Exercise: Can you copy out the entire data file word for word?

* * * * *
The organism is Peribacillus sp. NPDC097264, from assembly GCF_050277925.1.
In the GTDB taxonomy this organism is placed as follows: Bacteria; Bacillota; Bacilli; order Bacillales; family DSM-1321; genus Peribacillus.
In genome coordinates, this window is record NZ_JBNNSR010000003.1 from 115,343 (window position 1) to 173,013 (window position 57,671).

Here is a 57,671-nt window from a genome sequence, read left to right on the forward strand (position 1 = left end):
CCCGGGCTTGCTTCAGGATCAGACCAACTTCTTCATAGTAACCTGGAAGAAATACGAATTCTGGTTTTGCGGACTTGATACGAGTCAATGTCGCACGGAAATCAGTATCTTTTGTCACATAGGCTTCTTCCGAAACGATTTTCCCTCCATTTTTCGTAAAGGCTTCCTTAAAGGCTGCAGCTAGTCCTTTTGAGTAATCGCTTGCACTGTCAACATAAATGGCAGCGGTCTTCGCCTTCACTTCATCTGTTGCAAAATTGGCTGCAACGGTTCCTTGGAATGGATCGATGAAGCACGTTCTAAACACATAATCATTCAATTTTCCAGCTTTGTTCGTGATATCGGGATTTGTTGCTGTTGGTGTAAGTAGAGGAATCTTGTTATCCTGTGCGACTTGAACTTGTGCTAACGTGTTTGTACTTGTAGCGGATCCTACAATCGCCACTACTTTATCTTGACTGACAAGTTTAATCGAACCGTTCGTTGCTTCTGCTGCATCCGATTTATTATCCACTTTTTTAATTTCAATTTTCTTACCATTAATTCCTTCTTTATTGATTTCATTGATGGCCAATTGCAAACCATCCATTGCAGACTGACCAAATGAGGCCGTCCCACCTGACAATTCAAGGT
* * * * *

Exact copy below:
The organism is Peribacillus sp. NPDC097264, from assembly GCF_050277925.1.
In the GTDB taxonomy this organism is placed as follows: Bacteria; Bacillota; Bacilli; order Bacillales; family DSM-1321; genus Peribacillus.
In genome coordinates, this window is record NZ_JBNNSR010000003.1 from 115,343 (window position 1) to 173,013 (window position 57,671).

Here is a 57,671-nt window from a genome sequence, read left to right on the forward strand (position 1 = left end):
CCCGGGCTTGCTTCAGGATCAGACCAACTTCTTCATAGTAACCTGGAAGAAATACGAATTCTGGTTTTGCGGACTTGATACGAGTCAATGTCGCACGGAAATCAGTATCTTTTGTCACATAGGCTTCTTCCGAAACGATTTTCCCTCCATTTTTCGTAAAGGCTTCCTTAAAGGCTGCAGCTAGTCCTTTTGAGTAATCGCTTGCACTGTCAACATAAATGGCAGCGGTCTTCGCCTTCACTTCATCTGTTGCAAAATTGGCTGCAACGGTTCCTTGGAATGGATCGATGAAGCACGTTCTAAACACATAATCATTCAATTTTCCAGCTTTGTTCGTGATATCGGGATTTGTTGCTGTTGGTGTAAGTAGAGGAATCTTGTTATCCTGTGCGACTTGAACTTGTGCTAACGTGTTTGTACTTGTAGCGGATCCTACAATCGCCACTACTTTATCTTGACTGACAAGTTTAATCGAACCGTTCGTTGCTTCTGCTGCATCCGATTTATTATCCACTTTTTTAATTTCAATTTTCTTACCATTAATTCCTTCTTTATTGATTTCATTGATGGCCAATTGCAAACCATCCATTGCAGACTGACCAAATGAGGCCGTCCCACCTGACAATTCAAGGT